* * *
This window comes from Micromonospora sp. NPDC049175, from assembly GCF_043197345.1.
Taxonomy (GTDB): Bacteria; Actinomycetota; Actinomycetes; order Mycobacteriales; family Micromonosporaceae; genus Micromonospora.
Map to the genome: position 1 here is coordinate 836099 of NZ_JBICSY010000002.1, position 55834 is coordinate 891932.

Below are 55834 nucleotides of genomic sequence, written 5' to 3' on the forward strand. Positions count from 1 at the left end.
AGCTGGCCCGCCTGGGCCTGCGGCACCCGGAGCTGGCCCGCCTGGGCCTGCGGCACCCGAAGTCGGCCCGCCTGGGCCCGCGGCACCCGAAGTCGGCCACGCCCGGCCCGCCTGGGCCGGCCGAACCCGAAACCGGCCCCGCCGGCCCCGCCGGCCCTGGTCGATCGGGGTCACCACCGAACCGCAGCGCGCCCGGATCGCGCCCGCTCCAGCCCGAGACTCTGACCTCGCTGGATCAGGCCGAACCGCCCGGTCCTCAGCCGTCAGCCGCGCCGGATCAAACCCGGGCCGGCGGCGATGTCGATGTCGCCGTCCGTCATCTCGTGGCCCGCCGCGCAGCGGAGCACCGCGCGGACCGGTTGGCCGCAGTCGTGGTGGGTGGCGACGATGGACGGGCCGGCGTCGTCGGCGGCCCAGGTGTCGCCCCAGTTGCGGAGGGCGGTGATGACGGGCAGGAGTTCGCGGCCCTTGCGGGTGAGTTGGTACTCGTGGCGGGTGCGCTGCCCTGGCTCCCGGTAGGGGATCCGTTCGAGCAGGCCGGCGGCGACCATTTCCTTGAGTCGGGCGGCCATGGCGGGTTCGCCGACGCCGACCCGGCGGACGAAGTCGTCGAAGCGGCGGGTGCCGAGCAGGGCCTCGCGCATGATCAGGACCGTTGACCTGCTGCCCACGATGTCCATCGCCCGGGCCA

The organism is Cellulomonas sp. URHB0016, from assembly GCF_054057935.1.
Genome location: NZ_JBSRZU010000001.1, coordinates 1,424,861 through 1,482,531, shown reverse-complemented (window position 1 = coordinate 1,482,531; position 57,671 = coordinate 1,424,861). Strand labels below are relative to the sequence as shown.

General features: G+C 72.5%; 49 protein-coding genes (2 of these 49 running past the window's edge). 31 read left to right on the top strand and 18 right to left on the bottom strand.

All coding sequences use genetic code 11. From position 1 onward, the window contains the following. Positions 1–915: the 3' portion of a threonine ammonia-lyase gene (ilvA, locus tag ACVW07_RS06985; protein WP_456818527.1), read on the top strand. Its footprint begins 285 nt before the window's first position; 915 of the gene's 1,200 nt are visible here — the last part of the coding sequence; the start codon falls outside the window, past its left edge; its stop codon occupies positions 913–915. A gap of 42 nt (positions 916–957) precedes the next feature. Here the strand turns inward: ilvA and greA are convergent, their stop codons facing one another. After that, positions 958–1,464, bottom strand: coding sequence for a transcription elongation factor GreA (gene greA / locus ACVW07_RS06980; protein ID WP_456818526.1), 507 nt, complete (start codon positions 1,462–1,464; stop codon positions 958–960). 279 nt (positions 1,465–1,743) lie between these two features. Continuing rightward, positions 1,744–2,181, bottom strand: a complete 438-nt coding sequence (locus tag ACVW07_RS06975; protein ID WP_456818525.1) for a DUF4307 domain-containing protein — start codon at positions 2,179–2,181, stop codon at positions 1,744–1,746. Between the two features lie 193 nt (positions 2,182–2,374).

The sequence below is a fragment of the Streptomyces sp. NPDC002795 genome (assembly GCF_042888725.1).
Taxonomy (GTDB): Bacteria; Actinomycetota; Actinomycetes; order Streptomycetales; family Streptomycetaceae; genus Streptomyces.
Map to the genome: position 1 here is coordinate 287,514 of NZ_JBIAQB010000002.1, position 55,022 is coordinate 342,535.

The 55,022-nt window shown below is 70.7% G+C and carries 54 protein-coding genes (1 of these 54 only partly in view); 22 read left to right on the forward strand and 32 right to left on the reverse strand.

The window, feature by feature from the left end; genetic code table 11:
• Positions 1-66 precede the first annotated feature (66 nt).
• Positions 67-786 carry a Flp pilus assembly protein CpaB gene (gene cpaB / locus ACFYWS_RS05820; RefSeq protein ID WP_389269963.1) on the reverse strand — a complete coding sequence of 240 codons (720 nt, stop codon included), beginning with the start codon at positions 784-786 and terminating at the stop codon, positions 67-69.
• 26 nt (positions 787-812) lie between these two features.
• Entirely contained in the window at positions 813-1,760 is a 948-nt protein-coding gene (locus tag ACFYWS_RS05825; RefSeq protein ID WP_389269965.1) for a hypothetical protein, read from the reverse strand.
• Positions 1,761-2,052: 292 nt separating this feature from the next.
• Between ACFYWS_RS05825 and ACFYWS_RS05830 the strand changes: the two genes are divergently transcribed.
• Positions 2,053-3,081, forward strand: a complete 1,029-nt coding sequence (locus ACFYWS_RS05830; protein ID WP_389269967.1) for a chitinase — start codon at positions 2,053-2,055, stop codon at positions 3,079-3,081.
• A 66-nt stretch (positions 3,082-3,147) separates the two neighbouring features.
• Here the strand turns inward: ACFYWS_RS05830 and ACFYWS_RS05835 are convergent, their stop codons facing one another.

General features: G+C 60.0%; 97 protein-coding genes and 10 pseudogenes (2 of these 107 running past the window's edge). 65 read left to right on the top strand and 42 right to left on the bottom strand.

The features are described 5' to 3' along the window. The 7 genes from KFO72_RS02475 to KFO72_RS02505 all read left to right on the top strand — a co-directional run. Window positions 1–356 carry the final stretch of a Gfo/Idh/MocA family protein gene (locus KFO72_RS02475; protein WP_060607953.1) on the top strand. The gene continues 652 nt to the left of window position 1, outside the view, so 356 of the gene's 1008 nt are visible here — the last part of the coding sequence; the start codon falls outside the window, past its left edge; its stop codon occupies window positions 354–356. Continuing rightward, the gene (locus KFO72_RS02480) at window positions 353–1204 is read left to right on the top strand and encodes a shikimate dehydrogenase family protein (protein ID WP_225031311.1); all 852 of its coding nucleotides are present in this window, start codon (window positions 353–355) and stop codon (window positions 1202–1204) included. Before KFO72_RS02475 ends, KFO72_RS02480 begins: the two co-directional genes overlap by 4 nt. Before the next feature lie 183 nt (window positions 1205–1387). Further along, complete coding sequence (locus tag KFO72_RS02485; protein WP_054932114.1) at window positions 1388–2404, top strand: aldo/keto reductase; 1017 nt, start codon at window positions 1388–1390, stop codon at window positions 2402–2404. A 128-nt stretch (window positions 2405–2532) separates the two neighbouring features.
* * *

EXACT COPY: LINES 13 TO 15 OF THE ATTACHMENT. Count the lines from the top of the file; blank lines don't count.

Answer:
The 55,022-nt window shown below is 70.7% G+C and carries 54 protein-coding genes (1 of these 54 only partly in view); 22 read left to right on the forward strand and 32 right to left on the reverse strand.

The window, feature by feature from the left end; genetic code table 11:
• Positions 1-66 precede the first annotated feature (66 nt).